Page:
Supreme Court Says No to Expedited Hearing on Health-Care Reform Law

Article excerpt

Virginia's attorney general had asked the Supreme Court to bypass the usual appeals process by allowing his state's challenge to the Obama health-care reform law to proceed directly to the high court.

The US Supreme Court declined on Monday to immediately take up Virginia's challenge to the constitutionality of the new health- care reform law.

Virginia's Attorney General Kenneth Cuccinelli had asked the court to bypass the usual appeals process by allowing the case to proceed directly from a district-court ruling to the nation's highest court.

The justices, without comment, refused the request.

The action means that Virginia's challenge to the Patient Protection and Affordable Care Act will next be heard by a panel of the Fourth Circuit Court of Appeals in Richmond, Va. Oral argument in that case is scheduled to take place in two weeks, on May 10.

The Fourth Circuit will take up a second challenge to the health- care reform law on that same day.

In opposing Mr. Cuccinelli's beeline to the high court, Acting Solicitor General Neal Katyal argued in his brief that several constitutional challenges to the health-care law were already being considered in the appeals courts on an expedited basis - including Cuccinelli's case.

"Given the court of appeals' imminent consideration of this case, there is no basis for short-circuiting the normal course of appellate review," Mr. Katyal wrote.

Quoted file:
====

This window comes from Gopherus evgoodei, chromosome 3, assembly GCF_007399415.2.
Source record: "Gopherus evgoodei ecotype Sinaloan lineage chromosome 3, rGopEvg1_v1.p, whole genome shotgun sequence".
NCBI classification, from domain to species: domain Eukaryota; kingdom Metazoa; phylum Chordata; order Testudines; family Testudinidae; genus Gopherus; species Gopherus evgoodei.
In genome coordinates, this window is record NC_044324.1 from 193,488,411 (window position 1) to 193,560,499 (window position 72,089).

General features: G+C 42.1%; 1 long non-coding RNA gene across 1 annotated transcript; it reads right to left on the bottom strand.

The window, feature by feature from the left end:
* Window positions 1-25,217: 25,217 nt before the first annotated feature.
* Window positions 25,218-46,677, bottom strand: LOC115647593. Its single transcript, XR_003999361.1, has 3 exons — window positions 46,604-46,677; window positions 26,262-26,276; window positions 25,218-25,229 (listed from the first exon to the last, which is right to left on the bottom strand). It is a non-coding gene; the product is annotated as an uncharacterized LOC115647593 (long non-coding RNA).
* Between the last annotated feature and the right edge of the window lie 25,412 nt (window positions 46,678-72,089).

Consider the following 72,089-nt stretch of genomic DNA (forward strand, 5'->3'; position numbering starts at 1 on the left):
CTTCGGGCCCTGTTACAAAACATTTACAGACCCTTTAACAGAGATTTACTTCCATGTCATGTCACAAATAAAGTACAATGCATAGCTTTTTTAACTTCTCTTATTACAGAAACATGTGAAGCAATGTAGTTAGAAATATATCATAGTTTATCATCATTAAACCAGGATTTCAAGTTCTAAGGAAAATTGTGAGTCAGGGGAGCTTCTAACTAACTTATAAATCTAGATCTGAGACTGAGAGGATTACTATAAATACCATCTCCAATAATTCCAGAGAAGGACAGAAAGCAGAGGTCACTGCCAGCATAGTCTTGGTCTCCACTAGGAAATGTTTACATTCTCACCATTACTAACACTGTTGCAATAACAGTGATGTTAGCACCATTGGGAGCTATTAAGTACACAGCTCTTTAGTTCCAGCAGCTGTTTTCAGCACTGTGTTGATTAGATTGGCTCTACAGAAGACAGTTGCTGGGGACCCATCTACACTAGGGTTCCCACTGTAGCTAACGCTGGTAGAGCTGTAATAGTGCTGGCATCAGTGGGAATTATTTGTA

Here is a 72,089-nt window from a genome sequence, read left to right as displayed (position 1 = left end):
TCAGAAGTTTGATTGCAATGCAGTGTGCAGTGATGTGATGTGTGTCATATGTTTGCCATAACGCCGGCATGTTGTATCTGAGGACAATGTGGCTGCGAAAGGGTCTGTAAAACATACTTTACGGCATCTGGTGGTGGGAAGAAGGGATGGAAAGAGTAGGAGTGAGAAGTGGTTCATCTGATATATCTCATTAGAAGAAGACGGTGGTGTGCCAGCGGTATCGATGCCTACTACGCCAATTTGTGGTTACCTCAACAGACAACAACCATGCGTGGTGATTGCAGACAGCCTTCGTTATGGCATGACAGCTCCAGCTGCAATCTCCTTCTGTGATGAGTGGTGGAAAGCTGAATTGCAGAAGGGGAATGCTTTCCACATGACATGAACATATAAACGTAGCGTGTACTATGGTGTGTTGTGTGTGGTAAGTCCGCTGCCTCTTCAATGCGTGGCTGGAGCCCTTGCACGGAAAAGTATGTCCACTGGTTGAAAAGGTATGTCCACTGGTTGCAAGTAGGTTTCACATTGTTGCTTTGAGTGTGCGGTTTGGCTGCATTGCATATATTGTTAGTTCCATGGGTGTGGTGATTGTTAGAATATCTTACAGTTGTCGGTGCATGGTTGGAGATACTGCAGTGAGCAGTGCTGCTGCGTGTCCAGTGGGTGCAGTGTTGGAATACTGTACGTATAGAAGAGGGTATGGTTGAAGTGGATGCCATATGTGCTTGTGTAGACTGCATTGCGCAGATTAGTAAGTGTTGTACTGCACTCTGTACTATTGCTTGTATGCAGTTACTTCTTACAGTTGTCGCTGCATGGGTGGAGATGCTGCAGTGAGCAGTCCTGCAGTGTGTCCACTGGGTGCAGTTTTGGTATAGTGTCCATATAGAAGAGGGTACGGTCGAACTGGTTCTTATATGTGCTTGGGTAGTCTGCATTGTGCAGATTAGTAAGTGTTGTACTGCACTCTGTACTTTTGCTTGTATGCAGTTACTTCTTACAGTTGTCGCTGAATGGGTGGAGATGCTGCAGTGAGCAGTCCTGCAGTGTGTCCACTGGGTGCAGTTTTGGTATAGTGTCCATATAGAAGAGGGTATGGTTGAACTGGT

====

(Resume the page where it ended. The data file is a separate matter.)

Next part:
To date, federal district judges have issued five decisions on the constitutionality of the health-care law's individual mandate - the requirement that each citizen must purchase a government- approved level of health insurance or pay a penalty.

Three judges have ruled that Congress acted within its power to regulate interstate commerce when it enacted the measure. Two judges - including the judge in Cuccinelli's case - ruled that the individual mandate exceeds congressional power because it seeks to regulate not just economic activity (the purchase of health insurance) but also economic inactivity (a citizen's failure to purchase health insurance).

In addition to the Fourth Circuit in Richmond, appeals are pending at the Eleventh Circuit in Atlanta, the Sixth Circuit in Cincinnati, and the federal appeals court in Washington, D. …


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